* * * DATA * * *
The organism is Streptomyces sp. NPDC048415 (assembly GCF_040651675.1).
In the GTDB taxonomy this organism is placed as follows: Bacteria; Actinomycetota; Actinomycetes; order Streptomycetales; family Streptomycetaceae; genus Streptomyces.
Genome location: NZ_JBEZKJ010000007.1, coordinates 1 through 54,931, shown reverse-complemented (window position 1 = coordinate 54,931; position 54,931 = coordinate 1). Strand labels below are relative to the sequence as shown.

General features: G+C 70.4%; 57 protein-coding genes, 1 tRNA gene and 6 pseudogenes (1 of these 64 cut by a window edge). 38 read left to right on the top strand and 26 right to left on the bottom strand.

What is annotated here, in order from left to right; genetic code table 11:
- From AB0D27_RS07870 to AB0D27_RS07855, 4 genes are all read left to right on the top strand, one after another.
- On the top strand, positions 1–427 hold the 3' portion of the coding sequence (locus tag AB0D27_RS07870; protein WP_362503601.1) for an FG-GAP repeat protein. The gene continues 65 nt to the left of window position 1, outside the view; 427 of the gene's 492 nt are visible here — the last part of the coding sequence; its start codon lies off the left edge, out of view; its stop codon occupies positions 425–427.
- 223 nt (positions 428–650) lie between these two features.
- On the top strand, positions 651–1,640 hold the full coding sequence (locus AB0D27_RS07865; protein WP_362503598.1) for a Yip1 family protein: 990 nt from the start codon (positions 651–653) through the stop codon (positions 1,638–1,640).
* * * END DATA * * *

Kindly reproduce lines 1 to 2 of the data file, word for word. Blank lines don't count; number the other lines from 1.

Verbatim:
The organism is Streptomyces sp. NPDC048415 (assembly GCF_040651675.1).
In the GTDB taxonomy this organism is placed as follows: Bacteria; Actinomycetota; Actinomycetes; order Streptomycetales; family Streptomycetaceae; genus Streptomyces.